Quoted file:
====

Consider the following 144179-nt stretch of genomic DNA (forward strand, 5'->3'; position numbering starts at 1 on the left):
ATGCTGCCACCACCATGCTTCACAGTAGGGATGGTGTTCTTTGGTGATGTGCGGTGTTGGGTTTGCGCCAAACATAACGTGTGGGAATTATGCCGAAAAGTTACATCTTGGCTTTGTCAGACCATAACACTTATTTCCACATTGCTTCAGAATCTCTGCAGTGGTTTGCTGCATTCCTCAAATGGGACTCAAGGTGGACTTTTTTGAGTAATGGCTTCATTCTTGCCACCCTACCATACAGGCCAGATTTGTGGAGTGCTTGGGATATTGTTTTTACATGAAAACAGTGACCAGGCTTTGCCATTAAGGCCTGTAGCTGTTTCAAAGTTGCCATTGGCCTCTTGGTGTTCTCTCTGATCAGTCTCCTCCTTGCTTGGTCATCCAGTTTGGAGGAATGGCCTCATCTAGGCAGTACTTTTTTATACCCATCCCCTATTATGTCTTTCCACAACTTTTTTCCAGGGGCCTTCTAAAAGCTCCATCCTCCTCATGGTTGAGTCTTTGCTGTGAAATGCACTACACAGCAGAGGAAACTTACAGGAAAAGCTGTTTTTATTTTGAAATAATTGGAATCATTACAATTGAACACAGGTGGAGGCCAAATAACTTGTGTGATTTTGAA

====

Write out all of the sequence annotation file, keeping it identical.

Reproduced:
Consider the following 144179-nt stretch of genomic DNA (forward strand, 5'->3'; position numbering starts at 1 on the left):
ATGCTGCCACCACCATGCTTCACAGTAGGGATGGTGTTCTTTGGTGATGTGCGGTGTTGGGTTTGCGCCAAACATAACGTGTGGGAATTATGCCGAAAAGTTACATCTTGGCTTTGTCAGACCATAACACTTATTTCCACATTGCTTCAGAATCTCTGCAGTGGTTTGCTGCATTCCTCAAATGGGACTCAAGGTGGACTTTTTTGAGTAATGGCTTCATTCTTGCCACCCTACCATACAGGCCAGATTTGTGGAGTGCTTGGGATATTGTTTTTACATGAAAACAGTGACCAGGCTTTGCCATTAAGGCCTGTAGCTGTTTCAAAGTTGCCATTGGCCTCTTGGTGTTCTCTCTGATCAGTCTCCTCCTTGCTTGGTCATCCAGTTTGGAGGAATGGCCTCATCTAGGCAGTACTTTTTTATACCCATCCCCTATTATGTCTTTCCACAACTTTTTTCCAGGGGCCTTCTAAAAGCTCCATCCTCCTCATGGTTGAGTCTTTGCTGTGAAATGCACTACACAGCAGAGGAAACTTACAGGAAAAGCTGTTTTTATTTTGAAATAATTGGAATCATTACAATTGAACACAGGTGGAGGCCAAATAACTTGTGTGATTTTGAA